One school did temporarily stop in-person learning before Christmas, due to a virus outbreak.
"Out of an abundance of caution coming out of the holiday, they remained in e-learning," Vorbach said. "But they're back in business again with their in-person models."
Over time, schools have improved at handling cases of the virus, he said.
"Each time a school went through its first instance of having a teacher or a student test positive, there was that nervousness and anxiety about exactly how to handle it," he said. But as the months went on, Vorbach said the schools "started to develop a lot of great collaborative sharing going on among those who had gone through it."
"And honestly, the public health folks in all the counties have been really great," he said. "The nurses in our schools have been great."
Meanwhile, in Arlington Public Schools, Alexandria City Public Schools and Fairfax County Public Schools--all of which are in the territory of the Arlington Diocese--in-person learning of any form is not occurring for the vast majority of students. Many kindergarteners have yet to go to a classroom.
Dr. Francisco Duran, superintendent of Arlington Public Schools, declined to give a date as to when classrooms and schools would re-open and said "no decisions have been made."
"My commitment to the health and safety of students and staff remains and I will not announce dates until we are ready and confident in mitigation and operational readiness for larger groups of our staff and students," said Duran in a statement released Jan. 23.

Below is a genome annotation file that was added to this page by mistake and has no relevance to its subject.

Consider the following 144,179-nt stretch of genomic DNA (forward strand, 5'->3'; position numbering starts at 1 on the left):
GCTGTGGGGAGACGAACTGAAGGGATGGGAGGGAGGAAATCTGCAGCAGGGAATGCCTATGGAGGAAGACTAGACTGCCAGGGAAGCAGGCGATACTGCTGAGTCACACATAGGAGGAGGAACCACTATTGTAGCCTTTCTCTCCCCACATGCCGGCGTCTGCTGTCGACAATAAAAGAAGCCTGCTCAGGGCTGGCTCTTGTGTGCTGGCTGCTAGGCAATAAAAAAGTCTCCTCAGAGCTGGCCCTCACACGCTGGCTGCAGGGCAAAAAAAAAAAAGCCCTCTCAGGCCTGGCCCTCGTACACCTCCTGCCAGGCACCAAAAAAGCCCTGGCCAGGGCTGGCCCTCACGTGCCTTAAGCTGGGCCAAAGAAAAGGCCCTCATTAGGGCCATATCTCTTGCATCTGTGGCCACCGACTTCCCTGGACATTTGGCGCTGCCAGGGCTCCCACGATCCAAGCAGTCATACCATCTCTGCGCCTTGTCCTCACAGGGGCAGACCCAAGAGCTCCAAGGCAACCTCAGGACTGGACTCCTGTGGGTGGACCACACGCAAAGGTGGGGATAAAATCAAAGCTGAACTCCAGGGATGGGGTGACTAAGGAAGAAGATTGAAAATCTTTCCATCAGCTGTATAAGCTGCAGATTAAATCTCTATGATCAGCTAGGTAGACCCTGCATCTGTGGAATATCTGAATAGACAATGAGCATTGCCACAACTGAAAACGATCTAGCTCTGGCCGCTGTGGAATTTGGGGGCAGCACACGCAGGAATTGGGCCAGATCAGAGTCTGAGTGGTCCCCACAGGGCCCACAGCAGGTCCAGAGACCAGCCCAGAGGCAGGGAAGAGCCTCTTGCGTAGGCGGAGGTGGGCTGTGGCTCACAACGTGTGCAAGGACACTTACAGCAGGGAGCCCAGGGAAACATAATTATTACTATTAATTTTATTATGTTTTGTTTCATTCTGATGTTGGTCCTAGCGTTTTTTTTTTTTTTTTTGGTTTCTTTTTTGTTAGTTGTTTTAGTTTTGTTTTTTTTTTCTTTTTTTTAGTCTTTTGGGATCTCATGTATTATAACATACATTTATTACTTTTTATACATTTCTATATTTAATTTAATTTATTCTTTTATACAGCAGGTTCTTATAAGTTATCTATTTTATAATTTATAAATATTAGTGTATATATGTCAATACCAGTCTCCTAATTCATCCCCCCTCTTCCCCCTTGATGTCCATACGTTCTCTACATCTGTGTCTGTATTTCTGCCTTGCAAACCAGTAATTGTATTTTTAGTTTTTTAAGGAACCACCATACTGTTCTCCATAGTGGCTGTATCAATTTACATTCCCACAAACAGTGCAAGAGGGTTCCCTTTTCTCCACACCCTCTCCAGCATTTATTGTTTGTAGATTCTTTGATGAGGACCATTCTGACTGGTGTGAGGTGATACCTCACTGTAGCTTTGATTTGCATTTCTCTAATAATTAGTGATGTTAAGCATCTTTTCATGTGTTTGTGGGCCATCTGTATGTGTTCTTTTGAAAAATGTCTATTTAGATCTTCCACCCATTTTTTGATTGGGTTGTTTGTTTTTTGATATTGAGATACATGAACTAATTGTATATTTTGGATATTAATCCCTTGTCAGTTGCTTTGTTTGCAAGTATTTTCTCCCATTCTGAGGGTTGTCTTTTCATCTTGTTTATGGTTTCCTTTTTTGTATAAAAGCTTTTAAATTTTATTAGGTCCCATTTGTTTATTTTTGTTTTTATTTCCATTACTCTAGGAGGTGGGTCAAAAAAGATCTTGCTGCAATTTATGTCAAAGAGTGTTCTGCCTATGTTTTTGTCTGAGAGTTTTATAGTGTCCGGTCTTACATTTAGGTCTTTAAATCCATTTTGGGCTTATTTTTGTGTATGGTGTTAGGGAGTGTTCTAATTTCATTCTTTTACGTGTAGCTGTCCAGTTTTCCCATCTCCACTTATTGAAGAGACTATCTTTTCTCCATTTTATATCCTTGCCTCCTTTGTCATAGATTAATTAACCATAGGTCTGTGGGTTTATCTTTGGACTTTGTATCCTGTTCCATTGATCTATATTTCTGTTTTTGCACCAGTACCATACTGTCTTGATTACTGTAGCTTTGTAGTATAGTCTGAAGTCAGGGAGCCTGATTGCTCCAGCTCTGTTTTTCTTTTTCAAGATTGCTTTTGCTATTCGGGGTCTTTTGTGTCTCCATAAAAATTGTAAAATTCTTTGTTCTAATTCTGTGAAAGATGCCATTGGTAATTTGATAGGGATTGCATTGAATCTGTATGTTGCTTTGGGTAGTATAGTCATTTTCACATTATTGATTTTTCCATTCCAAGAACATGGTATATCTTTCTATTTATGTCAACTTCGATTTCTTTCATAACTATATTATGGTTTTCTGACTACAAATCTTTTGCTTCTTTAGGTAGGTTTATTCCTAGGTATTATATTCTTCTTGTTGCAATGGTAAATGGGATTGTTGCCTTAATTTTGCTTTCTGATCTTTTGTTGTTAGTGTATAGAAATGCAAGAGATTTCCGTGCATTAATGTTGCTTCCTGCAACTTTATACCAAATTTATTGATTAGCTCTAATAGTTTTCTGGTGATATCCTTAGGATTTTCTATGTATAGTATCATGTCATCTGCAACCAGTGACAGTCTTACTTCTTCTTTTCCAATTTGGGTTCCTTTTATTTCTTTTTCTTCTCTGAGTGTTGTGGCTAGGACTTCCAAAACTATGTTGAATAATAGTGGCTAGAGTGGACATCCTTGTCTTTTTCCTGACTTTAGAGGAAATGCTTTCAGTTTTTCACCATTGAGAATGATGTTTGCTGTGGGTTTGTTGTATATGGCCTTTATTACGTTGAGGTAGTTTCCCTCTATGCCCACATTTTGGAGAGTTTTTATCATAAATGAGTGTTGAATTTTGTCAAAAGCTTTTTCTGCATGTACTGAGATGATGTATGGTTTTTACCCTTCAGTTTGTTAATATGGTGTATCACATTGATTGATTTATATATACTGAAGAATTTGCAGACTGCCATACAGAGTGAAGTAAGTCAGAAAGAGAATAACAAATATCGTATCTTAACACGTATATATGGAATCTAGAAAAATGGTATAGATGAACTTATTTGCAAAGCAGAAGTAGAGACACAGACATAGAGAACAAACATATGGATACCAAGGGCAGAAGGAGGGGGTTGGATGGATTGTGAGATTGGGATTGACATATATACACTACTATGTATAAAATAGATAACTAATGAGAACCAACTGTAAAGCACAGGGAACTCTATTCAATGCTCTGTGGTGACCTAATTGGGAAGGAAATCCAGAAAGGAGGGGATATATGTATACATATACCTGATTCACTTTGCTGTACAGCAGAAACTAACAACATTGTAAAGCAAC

Vorbach admitted that, as the local public schools were not re-opening back in September and August, there was a "level of uncertainty" associated with the diocesan schools opening for in-person learning.
"I think you'd have to say [things went] better than expected," he said. Enrollment has remained stable, with waiting lists at some schools, and while there has been learning loss associated with the pandemic, overall "the loss is less in Catholic schools than the larger dataset," said Vorbach.
Students at Diocese of Arlington schools recently took standardized tests, he noted, which will help schools strategize how best to respond to students falling behind in learning.
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But most of all, Vorbach is quick to credit the "effort of the principals and teachers," plus other school staff, "who worked so hard to make this possible."
"It's taken a lot," he said. "I salute the teachers and the principals who have done so much to make it work, because they believe in the value of having them there."